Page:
The SDGs: Changing How Development is Understood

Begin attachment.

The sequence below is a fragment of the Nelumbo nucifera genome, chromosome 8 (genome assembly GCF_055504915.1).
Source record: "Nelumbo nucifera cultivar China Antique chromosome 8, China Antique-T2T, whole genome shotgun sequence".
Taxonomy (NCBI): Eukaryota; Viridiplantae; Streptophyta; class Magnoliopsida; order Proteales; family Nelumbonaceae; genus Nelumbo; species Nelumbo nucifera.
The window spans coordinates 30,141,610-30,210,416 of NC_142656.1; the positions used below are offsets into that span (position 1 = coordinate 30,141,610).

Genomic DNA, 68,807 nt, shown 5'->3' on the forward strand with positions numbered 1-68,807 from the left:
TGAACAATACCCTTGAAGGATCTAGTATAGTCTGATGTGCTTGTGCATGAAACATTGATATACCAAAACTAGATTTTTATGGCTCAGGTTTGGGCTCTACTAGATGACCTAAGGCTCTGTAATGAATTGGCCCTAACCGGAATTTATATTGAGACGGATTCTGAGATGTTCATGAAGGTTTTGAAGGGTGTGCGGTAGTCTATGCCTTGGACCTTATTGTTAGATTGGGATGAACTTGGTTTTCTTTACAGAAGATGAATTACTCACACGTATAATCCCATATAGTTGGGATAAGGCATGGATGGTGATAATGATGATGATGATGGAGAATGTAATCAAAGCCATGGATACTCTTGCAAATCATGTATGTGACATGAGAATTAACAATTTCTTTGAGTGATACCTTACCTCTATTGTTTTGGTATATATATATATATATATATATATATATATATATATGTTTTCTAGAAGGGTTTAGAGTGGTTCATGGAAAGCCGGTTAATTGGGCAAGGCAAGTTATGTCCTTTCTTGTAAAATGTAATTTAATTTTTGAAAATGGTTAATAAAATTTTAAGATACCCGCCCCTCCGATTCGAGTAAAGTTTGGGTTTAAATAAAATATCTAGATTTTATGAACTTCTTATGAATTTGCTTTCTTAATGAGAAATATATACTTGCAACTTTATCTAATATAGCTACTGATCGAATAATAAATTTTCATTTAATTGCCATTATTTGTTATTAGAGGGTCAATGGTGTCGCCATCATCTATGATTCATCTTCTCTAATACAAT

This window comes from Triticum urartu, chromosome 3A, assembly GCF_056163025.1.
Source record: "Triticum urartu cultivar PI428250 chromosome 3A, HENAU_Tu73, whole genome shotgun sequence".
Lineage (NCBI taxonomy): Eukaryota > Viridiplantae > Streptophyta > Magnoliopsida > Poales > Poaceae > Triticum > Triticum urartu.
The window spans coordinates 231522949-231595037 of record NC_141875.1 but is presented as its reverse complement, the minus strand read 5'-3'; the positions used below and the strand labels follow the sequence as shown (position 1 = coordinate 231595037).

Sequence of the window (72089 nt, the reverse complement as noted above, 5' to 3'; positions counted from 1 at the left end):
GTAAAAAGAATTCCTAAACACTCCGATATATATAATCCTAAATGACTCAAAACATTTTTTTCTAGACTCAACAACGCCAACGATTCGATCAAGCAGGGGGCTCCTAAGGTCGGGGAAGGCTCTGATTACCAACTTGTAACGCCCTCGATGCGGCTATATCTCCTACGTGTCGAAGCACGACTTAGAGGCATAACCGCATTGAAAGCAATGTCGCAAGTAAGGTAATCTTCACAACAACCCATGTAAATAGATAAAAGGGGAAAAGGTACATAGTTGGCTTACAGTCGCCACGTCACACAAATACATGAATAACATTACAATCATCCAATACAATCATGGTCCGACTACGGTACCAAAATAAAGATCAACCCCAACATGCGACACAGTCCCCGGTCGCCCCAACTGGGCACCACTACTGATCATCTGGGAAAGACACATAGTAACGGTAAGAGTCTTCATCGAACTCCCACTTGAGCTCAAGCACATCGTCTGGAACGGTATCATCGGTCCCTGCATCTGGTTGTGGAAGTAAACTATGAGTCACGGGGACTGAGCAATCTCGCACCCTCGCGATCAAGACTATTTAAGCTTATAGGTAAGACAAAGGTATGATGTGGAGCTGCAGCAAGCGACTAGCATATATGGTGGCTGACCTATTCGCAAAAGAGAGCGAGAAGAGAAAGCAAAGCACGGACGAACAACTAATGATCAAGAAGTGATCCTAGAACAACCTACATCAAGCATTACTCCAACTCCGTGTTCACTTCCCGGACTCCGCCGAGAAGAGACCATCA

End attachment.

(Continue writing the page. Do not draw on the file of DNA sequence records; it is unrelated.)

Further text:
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The Sustainable Development Goals (SDGs) constitute a truly transformative agenda which provides a framework to help us effectively confront the fundamental challenges of development in a way that the Millennium Development Goals (MDGs) did not. This commentary briefly describes the very demanding, at times antagonistic, process that produced the SDGs, including the crucial role of the Open Working Group (OWG). It points out the strengths of the SDGs by comparison with the MDGs, with respect to both process and product. The SDGs, proposed and championed by a country from the Global South, for the first time defined development as a universal agenda, and upended the traditional division of countries into those who need to act and those called primarily to provide development assistance. Many countries across the development spectrum rejected this proposal, which was finally agreed thanks to persistence, lengthy negotiations and consensus building. In the end, the adoption of the SDGs also broke down the divide between environment and development, offering an integrated and inclusive framework for structuring solutions. Yet an agenda of such deep transformative potential faces implementation challenges, and this commentary emphasizes the need for the sort of analysis contained in the papers in this Special Issue in order to ensure that the SDGs are strengthened and continue to evolve.